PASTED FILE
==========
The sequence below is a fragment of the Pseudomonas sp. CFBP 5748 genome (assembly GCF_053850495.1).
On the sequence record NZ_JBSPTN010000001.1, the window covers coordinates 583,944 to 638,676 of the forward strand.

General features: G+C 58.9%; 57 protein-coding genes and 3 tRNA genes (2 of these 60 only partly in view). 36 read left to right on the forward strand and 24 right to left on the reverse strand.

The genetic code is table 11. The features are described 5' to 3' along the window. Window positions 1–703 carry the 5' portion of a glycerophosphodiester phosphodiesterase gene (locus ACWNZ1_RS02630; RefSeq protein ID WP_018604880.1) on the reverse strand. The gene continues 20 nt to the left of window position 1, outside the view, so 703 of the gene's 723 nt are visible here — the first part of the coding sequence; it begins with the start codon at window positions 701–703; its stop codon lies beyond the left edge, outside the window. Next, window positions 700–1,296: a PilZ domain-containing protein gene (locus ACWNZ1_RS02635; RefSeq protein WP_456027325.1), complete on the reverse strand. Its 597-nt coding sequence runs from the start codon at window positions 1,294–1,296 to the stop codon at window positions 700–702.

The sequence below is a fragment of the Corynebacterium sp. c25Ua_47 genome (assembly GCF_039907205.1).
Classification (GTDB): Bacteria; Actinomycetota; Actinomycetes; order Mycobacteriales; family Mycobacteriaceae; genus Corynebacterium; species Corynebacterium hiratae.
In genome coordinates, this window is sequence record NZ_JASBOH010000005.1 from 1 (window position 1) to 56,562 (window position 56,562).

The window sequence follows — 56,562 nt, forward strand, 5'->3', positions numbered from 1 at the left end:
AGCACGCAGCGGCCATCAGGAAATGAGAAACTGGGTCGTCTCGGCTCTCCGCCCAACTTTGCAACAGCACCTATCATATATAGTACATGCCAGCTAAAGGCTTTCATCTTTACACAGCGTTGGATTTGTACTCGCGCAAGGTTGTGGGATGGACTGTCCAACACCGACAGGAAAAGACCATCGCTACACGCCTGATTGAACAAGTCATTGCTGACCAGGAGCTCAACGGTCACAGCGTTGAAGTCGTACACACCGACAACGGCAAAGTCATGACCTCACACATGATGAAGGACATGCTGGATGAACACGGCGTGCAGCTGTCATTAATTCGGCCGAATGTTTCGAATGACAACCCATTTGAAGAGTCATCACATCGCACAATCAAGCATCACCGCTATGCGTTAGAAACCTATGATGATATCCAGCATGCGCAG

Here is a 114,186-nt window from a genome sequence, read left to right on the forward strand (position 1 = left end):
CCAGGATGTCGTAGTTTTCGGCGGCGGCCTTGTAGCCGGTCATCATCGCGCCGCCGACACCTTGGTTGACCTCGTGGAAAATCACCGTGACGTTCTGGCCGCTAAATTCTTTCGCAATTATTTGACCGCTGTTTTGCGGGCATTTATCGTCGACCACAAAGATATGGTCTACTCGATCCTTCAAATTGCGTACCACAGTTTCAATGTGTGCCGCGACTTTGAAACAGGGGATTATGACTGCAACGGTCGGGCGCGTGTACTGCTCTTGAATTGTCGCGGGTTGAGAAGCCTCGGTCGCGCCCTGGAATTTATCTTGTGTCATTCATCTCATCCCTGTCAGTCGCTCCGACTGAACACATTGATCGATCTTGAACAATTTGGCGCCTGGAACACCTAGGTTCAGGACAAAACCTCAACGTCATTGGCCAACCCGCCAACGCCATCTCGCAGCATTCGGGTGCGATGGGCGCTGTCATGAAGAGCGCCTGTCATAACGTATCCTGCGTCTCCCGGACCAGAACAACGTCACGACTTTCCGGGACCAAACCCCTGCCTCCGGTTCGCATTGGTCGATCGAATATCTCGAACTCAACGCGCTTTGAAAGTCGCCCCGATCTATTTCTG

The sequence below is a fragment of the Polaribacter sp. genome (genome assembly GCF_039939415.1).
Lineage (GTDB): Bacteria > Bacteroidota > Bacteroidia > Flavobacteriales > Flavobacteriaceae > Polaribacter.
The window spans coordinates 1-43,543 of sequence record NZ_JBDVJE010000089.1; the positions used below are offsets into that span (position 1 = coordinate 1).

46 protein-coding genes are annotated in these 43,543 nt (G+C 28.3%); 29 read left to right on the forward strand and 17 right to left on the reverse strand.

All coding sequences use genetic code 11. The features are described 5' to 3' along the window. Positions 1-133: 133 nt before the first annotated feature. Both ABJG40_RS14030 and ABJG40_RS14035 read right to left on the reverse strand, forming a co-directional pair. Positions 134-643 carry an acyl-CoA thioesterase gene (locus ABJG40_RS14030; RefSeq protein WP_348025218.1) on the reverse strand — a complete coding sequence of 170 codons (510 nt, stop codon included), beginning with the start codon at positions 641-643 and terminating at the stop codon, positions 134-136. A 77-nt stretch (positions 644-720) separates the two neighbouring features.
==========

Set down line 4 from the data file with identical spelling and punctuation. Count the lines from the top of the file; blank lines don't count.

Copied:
The genetic code is table 11. The features are described 5' to 3' along the window. Window positions 1–703 carry the 5' portion of a glycerophosphodiester phosphodiesterase gene (locus ACWNZ1_RS02630; RefSeq protein ID WP_018604880.1) on the reverse strand. The gene continues 20 nt to the left of window position 1, outside the view, so 703 of the gene's 723 nt are visible here — the first part of the coding sequence; it begins with the start codon at window positions 701–703; its stop codon lies beyond the left edge, outside the window. Next, window positions 700–1,296: a PilZ domain-containing protein gene (locus ACWNZ1_RS02635; RefSeq protein WP_456027325.1), complete on the reverse strand. Its 597-nt coding sequence runs from the start codon at window positions 1,294–1,296 to the stop codon at window positions 700–702.